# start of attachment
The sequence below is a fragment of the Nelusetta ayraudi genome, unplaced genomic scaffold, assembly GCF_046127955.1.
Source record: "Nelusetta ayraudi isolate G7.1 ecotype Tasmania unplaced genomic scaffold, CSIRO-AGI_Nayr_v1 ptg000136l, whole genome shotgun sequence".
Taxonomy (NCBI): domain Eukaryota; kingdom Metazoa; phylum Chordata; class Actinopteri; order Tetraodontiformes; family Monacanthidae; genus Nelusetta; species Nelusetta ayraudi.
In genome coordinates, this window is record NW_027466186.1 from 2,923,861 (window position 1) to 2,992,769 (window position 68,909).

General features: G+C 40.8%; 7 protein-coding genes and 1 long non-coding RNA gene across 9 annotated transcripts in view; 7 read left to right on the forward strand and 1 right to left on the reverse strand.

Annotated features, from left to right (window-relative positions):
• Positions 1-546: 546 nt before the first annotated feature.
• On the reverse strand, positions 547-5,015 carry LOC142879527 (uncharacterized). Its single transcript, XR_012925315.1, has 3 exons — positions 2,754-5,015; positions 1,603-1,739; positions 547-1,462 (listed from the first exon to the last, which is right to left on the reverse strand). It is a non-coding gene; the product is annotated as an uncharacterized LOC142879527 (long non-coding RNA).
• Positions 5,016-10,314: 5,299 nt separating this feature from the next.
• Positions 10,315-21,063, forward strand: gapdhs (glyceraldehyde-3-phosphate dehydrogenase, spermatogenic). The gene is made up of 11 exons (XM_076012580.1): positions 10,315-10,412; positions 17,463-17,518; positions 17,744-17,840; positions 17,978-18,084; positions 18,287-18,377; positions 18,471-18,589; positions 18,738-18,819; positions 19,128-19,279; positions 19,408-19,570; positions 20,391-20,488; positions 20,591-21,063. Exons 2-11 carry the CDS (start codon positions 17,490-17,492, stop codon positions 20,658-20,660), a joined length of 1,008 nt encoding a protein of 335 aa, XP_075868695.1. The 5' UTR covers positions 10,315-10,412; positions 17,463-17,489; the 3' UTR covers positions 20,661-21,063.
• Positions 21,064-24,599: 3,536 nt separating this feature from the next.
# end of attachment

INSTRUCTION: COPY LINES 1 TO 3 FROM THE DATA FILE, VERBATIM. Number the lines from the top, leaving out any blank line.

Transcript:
The sequence below is a fragment of the Nelusetta ayraudi genome, unplaced genomic scaffold, assembly GCF_046127955.1.
Source record: "Nelusetta ayraudi isolate G7.1 ecotype Tasmania unplaced genomic scaffold, CSIRO-AGI_Nayr_v1 ptg000136l, whole genome shotgun sequence".
Taxonomy (NCBI): domain Eukaryota; kingdom Metazoa; phylum Chordata; class Actinopteri; order Tetraodontiformes; family Monacanthidae; genus Nelusetta; species Nelusetta ayraudi.